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Canada Eight candidates demand recounts in wake of B.C. provincial election

Jennifer Fisher-Bradley demanded a recount. So, a recount she will get.

The Democratic Reform B.C. candidate did not top the polls in Alberni-Qualicum on election night this month. She didn't finish in second place either. Or third. Or even fourth, an honour claimed by the Marijuana Party candidate.

With 289 votes, Ms. Fisher-Bradley finished a distant fifth. She took just 1.13 per cent of the vote.

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"She's concerned because on election night CBC had a different number," Elections B.C. spokeswoman Jennifer Miller said. "Of course, our results are the official preliminary results."

The Vancouver Island constituency, which was won by former Tofino mayor Scott Fraser of the NDP, is one of eight in which a recount will be held.

Alberni-Qualicum is not expected to change hands, although some other jubilant candidates from election night may find their celebrations to have been premature.

Liberal candidates have asked for five recounts, while the NDP and Democratic Reform B.C. have each requested one. Another recount was automatically mandated because of the closeness of the result.

The fresh counts will begin today and district returning officers must report their results by Wednesday.

The initial count gave the governing Liberals 45 seats to the NDP's 34.

The most-watched count will take place in Vancouver-Burrard, a heated contest that finished as one of the closest elections in provincial history. The NDP's Tim Stevenson holds a 12-vote lead over Lorne Mayencourt of the Liberals. The razor-thin margin was the result after more than 26,000 residents cast ballots in trendy Yaletown.

The ballots will be recounted -- Mr. Stevenson has 11,217 to Mr. Mayencourt's 11,205 -- before 1,700 absentee ballots are examined.

In Cariboo South, the NDP's Charlie Wyse has a 26-vote lead over the Liberals' Walt Cobb.

In neighbouring Cariboo North, Steve Wallace of the Liberals trailed the NDP's Bob Simpson by 197 votes.

Two former cabinet ministers have asked for recounts. In the Victoria-area riding of Saanich South, former human resources minister Susan Brice is 333 votes behind the NDP's David Cubberley. In Burnaby-Edmonds, Patty Sahota, the former minister of state for resort development, lost to the NDP's Raj Chouhan by 586 votes. Mr. Chouhan was the founding president of the Canadian Farmworkers' Union.

NDP candidate Pietro Calendino has asked for a recount in Burnaby North, where he trails Liberal incumbent Richard Lee by 282 votes. Mr. Lee holds a master's degree in advanced mathematics from the University of British Columbia, so he is aware of the numerical probabilities of a recount upset.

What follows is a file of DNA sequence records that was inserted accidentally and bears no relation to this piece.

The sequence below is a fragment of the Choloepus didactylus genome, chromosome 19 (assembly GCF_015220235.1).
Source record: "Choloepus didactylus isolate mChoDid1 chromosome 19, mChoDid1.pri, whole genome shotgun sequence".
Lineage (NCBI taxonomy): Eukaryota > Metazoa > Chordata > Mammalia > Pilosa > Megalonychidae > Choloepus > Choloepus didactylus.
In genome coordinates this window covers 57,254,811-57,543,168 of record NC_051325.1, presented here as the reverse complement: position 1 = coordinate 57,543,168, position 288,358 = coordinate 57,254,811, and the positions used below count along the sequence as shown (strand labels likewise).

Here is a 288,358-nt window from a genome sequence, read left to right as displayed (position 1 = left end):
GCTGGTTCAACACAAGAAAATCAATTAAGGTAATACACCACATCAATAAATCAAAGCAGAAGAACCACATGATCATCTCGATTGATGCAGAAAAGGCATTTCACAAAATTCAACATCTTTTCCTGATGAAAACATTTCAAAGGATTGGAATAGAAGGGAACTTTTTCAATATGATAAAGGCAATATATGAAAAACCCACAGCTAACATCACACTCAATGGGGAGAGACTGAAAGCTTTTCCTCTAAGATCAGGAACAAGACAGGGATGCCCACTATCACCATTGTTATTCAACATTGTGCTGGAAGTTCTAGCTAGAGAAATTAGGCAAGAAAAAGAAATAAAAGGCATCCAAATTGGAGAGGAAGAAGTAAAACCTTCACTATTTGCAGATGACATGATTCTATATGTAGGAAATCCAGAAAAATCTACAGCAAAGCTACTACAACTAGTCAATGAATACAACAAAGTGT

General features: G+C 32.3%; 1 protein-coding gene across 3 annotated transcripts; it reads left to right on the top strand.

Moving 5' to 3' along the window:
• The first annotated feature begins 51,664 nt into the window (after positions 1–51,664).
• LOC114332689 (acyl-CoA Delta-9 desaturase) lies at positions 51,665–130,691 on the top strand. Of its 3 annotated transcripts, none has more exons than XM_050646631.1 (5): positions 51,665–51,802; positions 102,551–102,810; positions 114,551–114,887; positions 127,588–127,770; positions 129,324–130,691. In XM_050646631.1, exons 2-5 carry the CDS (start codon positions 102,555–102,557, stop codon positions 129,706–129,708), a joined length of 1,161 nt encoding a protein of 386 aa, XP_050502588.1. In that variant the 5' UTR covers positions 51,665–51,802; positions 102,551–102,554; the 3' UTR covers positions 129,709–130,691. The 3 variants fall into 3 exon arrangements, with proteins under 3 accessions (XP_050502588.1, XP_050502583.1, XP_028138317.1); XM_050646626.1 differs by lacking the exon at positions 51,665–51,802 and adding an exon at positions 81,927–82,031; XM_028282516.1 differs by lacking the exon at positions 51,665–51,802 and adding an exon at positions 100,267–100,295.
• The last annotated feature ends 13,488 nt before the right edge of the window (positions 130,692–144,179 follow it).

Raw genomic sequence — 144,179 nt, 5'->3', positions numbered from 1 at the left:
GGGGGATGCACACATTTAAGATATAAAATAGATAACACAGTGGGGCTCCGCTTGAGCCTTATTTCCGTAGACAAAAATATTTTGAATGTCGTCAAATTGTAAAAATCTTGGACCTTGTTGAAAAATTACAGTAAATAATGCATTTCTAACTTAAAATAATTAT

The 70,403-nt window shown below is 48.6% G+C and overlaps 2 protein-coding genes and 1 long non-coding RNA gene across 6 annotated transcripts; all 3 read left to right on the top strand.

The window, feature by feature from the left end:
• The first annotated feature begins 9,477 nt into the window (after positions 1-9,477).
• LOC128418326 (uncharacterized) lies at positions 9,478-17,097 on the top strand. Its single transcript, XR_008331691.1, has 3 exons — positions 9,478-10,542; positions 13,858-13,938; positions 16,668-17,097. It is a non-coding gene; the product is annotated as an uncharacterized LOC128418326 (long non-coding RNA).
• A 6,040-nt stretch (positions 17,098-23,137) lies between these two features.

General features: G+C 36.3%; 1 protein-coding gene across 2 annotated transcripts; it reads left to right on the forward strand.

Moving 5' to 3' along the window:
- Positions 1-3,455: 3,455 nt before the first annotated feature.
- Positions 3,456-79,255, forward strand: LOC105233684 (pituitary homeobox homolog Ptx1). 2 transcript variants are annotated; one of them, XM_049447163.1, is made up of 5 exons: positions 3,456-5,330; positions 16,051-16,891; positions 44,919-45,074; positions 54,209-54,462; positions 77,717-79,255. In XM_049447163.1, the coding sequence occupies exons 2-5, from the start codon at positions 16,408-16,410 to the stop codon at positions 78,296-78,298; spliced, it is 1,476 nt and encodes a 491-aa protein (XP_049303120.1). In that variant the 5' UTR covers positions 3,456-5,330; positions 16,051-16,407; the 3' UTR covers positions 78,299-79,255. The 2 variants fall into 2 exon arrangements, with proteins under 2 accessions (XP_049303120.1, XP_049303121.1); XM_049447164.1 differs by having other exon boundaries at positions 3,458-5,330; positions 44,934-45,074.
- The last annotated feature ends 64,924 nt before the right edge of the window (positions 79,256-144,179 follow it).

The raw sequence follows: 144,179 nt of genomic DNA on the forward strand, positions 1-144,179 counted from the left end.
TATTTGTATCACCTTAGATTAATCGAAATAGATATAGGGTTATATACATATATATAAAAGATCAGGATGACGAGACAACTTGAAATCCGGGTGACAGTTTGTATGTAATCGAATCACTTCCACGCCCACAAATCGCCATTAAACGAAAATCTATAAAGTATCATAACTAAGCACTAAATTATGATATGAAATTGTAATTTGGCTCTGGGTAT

In Skeena, Liberal incumbent Roger Harris lost by 439 votes to the NDP's Robin Austin. The margin in the sparsely populated electoral district represents 3.58 per cent of the vote.

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The eight requests for recounts are the most since a new electoral law came into effect before the 1996 election. Four races were contested that year, while only two were challenged in 2001.

In all cases, the candidate finishing second asked for a recount.

The recount in Alberni-Qualicum is rare in that it has been requested by a candidate with no hope of winning.

"This is my third election and I've never seen it happen," Ms. Miller of Elections B.C. said.

Under current legislation, any of the 412 candidates, or their official agents, registered for the May 17 election can request a recount. No reason needs to be given.

Ms. Miller said it is possible officials at Elections B.C. will recommend changes to the law to limit recounts.

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"We might consider making some recommendations on making a threshold and a time period," she said. "Right now, it's pretty much open to any candidate or their official agent."

The completion of the final count on Wednesday does not mean every seat will be decided. A judicial recount is ordered in any contest in which the difference between the top two candidates is less than 1/500th of the total ballots. Any voter, candidate or district electoral officer has six days after the final count to apply for a judicial recount by a judge of the B.C. Supreme Court. As well, a judicial recount can be appealed to the Court of Appeal.

The closest contest in recent history was settled only after recounts and appeals. In 1979 Al Passarell of the NDP defeated Frank Calder of Social Credit 750 to 749, in a two-candidate race in Atlin, which is now the riding of Bulkley Valley-Stikine. Mr. Calder later did not deny the tale that he and his wife had neglected to travel from Victoria to their isolated northern constituency to vote.

His victorious rival was forever after known as Landslide Al.

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